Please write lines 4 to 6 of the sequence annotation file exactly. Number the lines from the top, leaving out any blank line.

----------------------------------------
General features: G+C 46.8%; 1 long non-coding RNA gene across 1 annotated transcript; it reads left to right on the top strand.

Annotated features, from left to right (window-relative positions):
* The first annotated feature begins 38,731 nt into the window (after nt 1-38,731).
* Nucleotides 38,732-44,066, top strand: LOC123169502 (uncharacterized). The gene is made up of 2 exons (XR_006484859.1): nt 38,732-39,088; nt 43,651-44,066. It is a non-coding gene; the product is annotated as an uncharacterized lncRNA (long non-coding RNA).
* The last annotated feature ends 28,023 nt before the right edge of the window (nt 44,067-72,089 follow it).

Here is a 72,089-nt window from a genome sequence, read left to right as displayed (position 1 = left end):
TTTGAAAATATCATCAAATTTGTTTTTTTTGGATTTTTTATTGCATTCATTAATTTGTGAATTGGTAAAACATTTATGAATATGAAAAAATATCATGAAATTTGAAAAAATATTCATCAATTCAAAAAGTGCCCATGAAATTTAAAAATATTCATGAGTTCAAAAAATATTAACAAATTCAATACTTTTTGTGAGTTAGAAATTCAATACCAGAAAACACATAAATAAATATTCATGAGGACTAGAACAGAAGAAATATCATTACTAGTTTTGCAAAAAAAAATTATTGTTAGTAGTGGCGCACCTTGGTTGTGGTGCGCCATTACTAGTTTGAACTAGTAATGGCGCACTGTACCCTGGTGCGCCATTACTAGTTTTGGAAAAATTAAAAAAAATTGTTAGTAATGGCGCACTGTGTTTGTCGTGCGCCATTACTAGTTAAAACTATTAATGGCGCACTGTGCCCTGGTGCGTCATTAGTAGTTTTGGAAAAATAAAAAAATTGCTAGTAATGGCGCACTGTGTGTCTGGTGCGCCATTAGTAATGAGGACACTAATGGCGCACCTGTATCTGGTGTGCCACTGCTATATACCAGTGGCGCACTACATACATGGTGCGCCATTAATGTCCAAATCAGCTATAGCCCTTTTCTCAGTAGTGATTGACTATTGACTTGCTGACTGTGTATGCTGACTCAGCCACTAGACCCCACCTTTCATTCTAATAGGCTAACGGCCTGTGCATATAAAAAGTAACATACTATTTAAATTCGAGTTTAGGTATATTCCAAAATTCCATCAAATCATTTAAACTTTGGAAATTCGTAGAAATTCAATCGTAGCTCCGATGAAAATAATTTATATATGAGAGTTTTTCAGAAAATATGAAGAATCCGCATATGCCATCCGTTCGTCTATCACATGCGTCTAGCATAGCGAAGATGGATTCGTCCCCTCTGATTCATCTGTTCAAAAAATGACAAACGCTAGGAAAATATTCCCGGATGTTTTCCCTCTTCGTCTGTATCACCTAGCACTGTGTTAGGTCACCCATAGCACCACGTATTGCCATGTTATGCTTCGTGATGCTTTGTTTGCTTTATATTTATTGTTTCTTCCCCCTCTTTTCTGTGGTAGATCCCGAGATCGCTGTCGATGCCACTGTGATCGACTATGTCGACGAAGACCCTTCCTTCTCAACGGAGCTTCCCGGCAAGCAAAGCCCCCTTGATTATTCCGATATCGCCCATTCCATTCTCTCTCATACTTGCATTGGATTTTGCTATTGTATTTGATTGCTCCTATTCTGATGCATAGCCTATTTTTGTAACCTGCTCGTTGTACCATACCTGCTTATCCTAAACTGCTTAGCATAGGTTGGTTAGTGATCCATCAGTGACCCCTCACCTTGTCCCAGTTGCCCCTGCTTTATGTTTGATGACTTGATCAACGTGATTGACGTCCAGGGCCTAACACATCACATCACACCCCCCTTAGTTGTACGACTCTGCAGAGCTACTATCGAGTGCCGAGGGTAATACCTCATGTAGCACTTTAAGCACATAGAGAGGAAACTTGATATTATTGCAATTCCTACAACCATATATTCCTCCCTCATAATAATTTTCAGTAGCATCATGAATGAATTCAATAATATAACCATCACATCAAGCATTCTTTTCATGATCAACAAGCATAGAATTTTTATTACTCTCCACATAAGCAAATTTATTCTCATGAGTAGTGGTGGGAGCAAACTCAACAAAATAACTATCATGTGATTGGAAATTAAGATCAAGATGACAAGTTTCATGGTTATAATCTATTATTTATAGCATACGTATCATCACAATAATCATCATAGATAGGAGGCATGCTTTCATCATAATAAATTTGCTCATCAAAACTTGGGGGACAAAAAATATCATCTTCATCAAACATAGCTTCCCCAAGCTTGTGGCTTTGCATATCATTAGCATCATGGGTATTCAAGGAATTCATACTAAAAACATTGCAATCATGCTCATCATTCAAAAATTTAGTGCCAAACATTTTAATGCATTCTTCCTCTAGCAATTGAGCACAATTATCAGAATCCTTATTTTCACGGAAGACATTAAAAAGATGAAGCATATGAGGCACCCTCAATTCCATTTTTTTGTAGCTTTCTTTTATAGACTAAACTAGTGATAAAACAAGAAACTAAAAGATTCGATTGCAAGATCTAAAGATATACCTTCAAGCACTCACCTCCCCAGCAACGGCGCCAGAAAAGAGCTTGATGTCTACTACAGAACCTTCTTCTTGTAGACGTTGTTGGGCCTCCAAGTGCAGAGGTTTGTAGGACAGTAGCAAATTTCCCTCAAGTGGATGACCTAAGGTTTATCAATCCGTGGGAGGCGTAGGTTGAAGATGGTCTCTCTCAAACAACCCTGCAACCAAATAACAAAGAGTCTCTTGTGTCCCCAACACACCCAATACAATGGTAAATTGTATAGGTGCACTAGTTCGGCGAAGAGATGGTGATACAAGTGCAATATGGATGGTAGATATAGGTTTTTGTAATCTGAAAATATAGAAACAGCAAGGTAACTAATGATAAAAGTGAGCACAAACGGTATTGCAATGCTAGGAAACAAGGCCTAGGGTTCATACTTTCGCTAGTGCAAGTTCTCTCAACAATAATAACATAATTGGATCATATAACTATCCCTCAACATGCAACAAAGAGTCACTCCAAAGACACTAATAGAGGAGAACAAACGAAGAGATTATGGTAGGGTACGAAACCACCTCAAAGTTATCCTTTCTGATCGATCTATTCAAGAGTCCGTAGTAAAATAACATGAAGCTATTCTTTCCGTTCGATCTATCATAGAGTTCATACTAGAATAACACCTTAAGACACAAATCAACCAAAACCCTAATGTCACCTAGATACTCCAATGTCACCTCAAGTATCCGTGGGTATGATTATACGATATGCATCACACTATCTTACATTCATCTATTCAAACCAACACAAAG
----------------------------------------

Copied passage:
* Nucleotides 38,732-44,066, top strand: LOC123169502 (uncharacterized). The gene is made up of 2 exons (XR_006484859.1): nt 38,732-39,088; nt 43,651-44,066. It is a non-coding gene; the product is annotated as an uncharacterized lncRNA (long non-coding RNA).
* The last annotated feature ends 28,023 nt before the right edge of the window (nt 44,067-72,089 follow it).

Here is a 72,089-nt window from a genome sequence, read left to right as displayed (position 1 = left end):